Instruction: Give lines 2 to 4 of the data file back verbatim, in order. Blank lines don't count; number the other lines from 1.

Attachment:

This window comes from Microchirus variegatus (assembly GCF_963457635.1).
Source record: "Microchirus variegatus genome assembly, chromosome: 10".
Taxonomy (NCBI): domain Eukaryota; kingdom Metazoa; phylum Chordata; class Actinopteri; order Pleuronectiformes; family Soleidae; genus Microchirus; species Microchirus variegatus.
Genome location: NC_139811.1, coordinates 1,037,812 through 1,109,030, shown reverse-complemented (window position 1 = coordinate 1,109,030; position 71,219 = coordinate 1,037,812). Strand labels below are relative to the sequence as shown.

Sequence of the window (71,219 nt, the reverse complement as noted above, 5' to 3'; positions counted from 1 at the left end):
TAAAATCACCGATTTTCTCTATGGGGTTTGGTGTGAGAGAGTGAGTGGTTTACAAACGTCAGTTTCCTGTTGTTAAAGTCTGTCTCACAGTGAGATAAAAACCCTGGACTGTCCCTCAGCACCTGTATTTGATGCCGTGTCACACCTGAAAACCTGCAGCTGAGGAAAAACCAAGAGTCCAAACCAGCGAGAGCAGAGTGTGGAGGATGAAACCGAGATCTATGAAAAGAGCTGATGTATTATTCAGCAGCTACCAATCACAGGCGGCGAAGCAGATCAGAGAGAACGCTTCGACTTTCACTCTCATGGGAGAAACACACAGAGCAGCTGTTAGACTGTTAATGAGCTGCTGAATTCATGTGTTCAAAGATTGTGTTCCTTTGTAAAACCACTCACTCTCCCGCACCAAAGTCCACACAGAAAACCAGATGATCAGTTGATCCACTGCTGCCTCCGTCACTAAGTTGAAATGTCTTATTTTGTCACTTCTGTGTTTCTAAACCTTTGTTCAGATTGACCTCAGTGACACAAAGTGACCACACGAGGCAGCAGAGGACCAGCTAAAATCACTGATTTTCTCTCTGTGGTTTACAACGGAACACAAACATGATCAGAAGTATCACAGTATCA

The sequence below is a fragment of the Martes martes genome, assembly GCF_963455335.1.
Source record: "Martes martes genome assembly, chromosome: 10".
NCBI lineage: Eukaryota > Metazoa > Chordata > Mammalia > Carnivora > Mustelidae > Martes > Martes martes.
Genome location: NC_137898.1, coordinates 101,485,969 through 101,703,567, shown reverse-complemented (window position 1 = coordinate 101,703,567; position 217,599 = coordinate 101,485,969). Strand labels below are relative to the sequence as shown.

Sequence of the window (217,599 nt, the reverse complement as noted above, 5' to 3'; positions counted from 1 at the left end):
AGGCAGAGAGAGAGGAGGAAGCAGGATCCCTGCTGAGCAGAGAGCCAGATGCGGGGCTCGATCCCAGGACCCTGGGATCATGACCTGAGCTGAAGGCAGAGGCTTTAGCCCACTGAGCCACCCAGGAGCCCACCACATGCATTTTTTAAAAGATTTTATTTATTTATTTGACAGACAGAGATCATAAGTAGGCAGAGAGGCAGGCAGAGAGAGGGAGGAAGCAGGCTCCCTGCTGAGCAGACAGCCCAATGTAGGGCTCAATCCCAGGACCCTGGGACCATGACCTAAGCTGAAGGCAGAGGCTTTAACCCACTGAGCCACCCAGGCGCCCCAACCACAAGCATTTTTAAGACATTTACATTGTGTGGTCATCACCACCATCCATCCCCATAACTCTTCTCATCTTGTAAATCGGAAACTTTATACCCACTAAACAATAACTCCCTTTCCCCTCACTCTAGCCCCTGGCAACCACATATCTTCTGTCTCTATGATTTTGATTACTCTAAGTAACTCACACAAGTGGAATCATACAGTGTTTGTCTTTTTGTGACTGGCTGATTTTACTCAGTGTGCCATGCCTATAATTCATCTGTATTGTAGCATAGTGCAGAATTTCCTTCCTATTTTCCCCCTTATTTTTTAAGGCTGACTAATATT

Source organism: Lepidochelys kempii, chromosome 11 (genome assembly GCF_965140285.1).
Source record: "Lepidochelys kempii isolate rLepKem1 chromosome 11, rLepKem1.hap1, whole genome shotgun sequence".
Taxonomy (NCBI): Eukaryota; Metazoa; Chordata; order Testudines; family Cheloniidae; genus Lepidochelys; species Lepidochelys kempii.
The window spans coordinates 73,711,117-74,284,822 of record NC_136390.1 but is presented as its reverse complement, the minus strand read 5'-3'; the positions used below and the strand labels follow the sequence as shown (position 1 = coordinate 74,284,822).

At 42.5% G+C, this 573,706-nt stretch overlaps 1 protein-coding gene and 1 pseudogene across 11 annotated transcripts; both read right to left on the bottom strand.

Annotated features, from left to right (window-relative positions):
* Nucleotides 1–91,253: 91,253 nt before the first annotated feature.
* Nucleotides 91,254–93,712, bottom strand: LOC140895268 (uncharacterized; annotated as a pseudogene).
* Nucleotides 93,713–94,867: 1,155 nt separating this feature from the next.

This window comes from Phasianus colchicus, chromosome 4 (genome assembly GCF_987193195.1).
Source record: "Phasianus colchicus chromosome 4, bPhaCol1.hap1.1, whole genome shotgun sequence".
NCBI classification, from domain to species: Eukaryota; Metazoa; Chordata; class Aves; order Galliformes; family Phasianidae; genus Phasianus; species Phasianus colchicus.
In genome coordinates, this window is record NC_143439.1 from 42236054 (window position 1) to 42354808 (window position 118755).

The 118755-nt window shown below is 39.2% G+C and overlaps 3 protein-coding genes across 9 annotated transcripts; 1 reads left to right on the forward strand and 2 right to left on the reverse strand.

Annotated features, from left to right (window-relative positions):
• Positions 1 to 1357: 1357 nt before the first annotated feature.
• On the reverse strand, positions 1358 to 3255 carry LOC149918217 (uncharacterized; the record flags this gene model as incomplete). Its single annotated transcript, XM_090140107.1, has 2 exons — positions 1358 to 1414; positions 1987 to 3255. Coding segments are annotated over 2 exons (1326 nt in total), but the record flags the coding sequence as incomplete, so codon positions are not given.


Source record: "Microchirus variegatus genome assembly, chromosome: 10".
Taxonomy (NCBI): domain Eukaryota; kingdom Metazoa; phylum Chordata; class Actinopteri; order Pleuronectiformes; family Soleidae; genus Microchirus; species Microchirus variegatus.
Genome location: NC_139811.1, coordinates 1,037,812 through 1,109,030, shown reverse-complemented (window position 1 = coordinate 1,109,030; position 71,219 = coordinate 1,037,812). Strand labels below are relative to the sequence as shown.